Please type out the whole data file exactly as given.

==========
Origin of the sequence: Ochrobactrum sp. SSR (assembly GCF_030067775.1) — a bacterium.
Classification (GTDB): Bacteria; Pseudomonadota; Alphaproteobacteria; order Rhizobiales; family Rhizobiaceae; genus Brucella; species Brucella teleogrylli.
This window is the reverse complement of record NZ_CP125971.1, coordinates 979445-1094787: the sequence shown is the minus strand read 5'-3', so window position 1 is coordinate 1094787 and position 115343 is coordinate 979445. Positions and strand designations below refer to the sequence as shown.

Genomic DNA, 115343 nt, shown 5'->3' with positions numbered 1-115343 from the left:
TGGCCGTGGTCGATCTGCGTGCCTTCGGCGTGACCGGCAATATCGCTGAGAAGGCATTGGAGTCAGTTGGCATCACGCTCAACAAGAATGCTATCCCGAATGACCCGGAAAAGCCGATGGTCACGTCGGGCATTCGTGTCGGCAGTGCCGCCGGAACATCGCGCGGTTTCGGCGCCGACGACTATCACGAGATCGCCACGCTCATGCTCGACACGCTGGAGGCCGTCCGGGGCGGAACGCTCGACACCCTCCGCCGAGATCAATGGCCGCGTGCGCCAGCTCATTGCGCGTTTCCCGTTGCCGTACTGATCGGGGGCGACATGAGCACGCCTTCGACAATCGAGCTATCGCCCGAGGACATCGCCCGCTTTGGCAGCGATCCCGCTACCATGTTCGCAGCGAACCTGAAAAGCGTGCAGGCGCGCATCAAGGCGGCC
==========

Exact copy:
Origin of the sequence: Ochrobactrum sp. SSR (assembly GCF_030067775.1) — a bacterium.
Classification (GTDB): Bacteria; Pseudomonadota; Alphaproteobacteria; order Rhizobiales; family Rhizobiaceae; genus Brucella; species Brucella teleogrylli.
This window is the reverse complement of record NZ_CP125971.1, coordinates 979445-1094787: the sequence shown is the minus strand read 5'-3', so window position 1 is coordinate 1094787 and position 115343 is coordinate 979445. Positions and strand designations below refer to the sequence as shown.

Genomic DNA, 115343 nt, shown 5'->3' with positions numbered 1-115343 from the left:
TGGCCGTGGTCGATCTGCGTGCCTTCGGCGTGACCGGCAATATCGCTGAGAAGGCATTGGAGTCAGTTGGCATCACGCTCAACAAGAATGCTATCCCGAATGACCCGGAAAAGCCGATGGTCACGTCGGGCATTCGTGTCGGCAGTGCCGCCGGAACATCGCGCGGTTTCGGCGCCGACGACTATCACGAGATCGCCACGCTCATGCTCGACACGCTGGAGGCCGTCCGGGGCGGAACGCTCGACACCCTCCGCCGAGATCAATGGCCGCGTGCGCCAGCTCATTGCGCGTTTCCCGTTGCCGTACTGATCGGGGGCGACATGAGCACGCCTTCGACAATCGAGCTATCGCCCGAGGACATCGCCCGCTTTGGCAGCGATCCCGCTACCATGTTCGCAGCGAACCTGAAAAGCGTGCAGGCGCGCATCAAGGCGGCC